After using my better judgement to not blog about the impact of the result at 3am last night, the morning after has understandably brought bad headlines for the Conservatives. Third place in one of their top target seats to take from the Lib Dems in 2015 is quite frankly unspinnable. This despite Grant Shapps best (worst?) efforts last night on the BBC election special to somehow portray this result as worse for Labour.
Labour’s vote held up- probably the best they could have hoped for in a by-election that started as a two-way fight between the Coalition partners, and ended with UKIP splitting them down the middle with huge momentum. The perceived wisdom is that if this by-election had gone on a week or two longer, UKIP would have ended up winning it- and that they actually outpolled the Lib Dems on the day. It seems that it was the lead that the Lib Dems had built up through postal votes was enough to see them through.
With UKIP’s vote rising by over 24% from 2010, they had to be gained from somewhere. The surprise is that it seemed to come almost equally from the Liberal Democrats and the Tories. The Conservatives losing votes to UKIP is no surprise- it has happened before, and will happen again in 2015 (the big question is to what extent), but the Lib Dems losing votes to UKIP is a relatively new phenomenon. It’s possible that this could be attributed to growing scepticism regarding the EU, but with ex-Lib Dem voters, it seems more likely that these are people who now see the Liberal Democrats as part of the political establishment, rather than as a protest vote. It will be extremely interesting to see if UKIP hoover up ex-protest votes from the Lib Dems in 2015.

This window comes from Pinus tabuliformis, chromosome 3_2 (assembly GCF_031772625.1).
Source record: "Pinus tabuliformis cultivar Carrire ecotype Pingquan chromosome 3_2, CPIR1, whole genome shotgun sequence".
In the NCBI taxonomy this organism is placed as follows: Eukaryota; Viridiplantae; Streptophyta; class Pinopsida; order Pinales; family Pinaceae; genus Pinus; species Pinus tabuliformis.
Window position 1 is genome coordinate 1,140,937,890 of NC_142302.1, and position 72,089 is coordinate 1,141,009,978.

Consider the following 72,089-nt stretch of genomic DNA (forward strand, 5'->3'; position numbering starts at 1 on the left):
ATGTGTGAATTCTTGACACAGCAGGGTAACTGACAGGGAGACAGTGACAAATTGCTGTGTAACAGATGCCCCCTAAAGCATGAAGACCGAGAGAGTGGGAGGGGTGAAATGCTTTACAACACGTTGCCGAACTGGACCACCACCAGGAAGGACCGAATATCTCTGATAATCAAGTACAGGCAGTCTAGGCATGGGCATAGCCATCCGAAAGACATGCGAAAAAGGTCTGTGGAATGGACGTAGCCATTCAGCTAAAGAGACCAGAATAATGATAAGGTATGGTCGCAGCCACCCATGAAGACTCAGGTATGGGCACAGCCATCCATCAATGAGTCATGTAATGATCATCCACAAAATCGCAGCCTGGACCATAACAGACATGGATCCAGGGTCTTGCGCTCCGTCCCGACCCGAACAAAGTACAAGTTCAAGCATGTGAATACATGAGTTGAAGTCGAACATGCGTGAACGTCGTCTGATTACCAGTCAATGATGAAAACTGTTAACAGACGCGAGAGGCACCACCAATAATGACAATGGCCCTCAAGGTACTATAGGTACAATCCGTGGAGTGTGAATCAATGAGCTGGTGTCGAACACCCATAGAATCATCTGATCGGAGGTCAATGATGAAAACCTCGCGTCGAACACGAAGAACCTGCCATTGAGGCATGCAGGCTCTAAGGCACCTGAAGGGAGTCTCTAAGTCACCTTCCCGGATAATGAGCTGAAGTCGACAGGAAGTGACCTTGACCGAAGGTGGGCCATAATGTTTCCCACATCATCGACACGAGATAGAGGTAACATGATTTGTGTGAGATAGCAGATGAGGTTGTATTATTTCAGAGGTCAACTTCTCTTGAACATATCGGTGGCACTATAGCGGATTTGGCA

So, the Lib Dems will be happy, UKIP will be ecstatic, the Conservatives will be disconsolate, and Labour will think that things went almost exactly as they expected. The next thing to look out for is the next wave of opinion polling- it will be interesting to see whether or not UKIP get a boost now that they have shown that they can fight these elections seriously. Diane James has shown that the party is not all about Nigel Farage, and this can only be good news for the anti-EU party.
In the medium-term, I am going to be trying to get some insight into the thoughts and predictions of some of the main pollsters- polling is going to gain more and more attention as we get closer to the 2015 election, and it would be great to find out some of their plans for polling frequency and any changes to methodology.